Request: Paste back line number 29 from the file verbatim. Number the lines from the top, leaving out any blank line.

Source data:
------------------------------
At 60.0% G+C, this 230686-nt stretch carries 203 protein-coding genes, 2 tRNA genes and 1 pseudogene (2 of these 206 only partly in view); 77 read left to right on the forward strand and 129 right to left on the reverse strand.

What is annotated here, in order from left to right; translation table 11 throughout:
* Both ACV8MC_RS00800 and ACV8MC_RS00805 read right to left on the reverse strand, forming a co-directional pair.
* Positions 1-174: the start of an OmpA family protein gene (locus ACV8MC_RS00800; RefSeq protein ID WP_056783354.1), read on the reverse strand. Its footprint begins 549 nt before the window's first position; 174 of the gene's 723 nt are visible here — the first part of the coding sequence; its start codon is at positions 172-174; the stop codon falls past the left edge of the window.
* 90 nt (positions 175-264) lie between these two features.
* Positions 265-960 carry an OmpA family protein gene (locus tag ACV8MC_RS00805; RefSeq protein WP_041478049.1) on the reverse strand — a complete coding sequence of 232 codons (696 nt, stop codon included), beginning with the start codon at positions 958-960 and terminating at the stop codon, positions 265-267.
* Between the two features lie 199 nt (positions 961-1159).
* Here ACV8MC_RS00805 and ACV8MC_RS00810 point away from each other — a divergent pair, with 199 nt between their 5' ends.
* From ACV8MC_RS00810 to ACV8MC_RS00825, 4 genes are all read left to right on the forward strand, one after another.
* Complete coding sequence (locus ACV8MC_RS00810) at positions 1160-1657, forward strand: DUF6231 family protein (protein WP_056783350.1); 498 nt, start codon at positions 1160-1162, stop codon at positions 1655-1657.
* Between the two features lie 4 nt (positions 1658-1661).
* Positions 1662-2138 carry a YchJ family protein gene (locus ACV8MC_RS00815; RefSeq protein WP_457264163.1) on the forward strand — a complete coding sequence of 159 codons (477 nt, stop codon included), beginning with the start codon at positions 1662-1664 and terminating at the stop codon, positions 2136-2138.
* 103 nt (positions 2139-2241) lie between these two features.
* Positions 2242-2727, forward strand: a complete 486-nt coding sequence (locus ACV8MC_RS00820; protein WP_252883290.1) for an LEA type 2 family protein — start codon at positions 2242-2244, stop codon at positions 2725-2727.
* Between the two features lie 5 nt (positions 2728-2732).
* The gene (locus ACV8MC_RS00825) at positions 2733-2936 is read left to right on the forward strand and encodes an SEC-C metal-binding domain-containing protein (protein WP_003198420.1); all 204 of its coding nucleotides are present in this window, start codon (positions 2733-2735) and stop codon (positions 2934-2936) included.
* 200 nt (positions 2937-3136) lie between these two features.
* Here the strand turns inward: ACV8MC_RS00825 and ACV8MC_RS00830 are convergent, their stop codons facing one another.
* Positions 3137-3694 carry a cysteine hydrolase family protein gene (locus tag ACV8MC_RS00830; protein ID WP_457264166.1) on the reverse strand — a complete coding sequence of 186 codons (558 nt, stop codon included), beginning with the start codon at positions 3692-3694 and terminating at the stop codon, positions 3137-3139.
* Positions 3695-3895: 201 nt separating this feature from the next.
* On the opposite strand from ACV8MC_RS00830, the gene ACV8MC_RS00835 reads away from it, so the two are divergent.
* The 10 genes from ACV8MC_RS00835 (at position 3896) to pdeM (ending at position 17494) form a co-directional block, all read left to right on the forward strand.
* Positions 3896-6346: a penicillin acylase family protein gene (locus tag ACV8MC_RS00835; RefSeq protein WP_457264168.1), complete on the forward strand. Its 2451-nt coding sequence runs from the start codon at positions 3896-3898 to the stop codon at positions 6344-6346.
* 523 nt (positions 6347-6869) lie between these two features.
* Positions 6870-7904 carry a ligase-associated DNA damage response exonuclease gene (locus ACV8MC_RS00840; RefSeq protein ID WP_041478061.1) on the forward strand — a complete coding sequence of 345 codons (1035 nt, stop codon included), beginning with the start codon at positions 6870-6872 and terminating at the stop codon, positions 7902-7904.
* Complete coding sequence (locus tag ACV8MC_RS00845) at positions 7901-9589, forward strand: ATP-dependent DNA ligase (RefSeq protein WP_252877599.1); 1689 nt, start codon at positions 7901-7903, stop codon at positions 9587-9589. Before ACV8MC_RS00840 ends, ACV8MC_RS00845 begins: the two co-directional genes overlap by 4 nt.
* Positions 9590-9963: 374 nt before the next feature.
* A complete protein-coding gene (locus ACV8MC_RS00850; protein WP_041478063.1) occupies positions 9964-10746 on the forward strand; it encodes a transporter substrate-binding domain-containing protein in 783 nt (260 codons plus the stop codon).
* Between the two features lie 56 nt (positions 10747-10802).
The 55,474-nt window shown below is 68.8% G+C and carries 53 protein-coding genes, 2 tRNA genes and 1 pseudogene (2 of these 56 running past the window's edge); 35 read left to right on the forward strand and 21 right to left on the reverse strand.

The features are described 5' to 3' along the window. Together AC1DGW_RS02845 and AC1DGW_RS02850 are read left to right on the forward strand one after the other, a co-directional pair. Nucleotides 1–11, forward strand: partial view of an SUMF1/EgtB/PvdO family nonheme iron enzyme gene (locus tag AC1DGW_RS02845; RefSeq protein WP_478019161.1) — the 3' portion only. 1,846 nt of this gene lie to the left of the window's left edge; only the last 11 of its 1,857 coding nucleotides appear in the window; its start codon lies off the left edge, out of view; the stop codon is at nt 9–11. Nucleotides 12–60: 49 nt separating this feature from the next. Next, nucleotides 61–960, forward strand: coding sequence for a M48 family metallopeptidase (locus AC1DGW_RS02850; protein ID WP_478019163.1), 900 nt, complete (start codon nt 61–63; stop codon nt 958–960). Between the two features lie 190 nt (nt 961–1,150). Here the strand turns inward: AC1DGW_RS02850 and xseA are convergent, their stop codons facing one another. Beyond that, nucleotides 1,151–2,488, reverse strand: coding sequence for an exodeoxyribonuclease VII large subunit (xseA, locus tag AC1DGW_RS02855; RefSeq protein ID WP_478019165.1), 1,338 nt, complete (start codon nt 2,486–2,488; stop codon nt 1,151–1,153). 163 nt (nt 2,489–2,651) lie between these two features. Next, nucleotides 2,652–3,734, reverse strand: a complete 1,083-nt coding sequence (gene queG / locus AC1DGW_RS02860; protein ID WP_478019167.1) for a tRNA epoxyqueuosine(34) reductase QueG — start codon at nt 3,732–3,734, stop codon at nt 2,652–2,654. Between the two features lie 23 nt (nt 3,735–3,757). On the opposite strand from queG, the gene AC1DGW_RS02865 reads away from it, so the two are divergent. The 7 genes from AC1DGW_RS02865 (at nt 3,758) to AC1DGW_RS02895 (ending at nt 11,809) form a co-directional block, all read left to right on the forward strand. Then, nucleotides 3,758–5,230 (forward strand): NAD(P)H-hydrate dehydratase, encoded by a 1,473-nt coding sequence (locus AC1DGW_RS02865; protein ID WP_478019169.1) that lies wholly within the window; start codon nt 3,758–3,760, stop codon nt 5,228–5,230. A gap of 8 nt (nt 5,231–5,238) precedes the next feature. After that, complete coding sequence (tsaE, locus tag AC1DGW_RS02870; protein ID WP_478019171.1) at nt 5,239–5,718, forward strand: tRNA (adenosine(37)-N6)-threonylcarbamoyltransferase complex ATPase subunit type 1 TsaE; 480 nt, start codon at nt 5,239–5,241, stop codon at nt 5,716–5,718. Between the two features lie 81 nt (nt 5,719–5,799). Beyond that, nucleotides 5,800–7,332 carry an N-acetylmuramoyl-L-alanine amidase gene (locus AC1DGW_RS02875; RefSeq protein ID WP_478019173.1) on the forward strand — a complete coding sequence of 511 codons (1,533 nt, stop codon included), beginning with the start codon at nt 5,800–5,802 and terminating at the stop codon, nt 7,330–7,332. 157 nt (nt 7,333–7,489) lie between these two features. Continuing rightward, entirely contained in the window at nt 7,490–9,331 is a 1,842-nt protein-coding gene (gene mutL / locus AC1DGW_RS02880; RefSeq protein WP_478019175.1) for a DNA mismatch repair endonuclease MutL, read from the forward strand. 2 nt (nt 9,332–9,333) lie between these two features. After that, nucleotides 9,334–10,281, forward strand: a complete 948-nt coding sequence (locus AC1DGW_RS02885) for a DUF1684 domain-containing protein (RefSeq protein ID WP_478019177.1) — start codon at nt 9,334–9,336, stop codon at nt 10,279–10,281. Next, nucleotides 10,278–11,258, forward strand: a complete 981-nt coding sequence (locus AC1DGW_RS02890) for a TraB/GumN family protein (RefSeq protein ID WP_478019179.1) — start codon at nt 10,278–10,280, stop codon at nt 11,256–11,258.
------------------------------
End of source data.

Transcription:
* Between the two features lie 56 nt (positions 10747-10802).